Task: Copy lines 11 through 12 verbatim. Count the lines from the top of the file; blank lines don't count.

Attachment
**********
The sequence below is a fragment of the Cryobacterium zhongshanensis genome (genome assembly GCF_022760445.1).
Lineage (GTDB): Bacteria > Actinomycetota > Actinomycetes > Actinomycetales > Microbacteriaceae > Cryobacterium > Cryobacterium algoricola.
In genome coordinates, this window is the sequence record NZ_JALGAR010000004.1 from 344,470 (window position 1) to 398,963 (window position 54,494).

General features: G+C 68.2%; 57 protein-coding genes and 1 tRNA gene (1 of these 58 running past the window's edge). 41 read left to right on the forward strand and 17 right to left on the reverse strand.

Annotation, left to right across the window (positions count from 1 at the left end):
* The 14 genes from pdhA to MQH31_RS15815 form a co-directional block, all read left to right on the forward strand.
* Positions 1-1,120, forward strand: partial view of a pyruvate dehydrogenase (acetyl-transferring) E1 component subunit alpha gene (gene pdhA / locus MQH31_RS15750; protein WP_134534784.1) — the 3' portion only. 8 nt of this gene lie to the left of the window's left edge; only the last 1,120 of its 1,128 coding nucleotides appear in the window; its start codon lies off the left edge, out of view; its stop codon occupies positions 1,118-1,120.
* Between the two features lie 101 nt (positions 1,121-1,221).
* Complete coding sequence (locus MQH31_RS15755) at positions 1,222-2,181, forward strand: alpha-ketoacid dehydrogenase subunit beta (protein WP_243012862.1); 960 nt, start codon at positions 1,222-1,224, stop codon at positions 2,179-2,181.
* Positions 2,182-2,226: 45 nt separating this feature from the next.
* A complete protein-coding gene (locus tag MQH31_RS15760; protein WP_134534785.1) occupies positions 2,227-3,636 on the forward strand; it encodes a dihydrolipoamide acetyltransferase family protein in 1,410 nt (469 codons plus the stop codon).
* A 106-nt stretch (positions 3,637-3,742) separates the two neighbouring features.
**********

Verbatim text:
* A complete protein-coding gene (locus tag MQH31_RS15760; protein WP_134534785.1) occupies positions 2,227-3,636 on the forward strand; it encodes a dihydrolipoamide acetyltransferase family protein in 1,410 nt (469 codons plus the stop codon).
* A 106-nt stretch (positions 3,637-3,742) separates the two neighbouring features.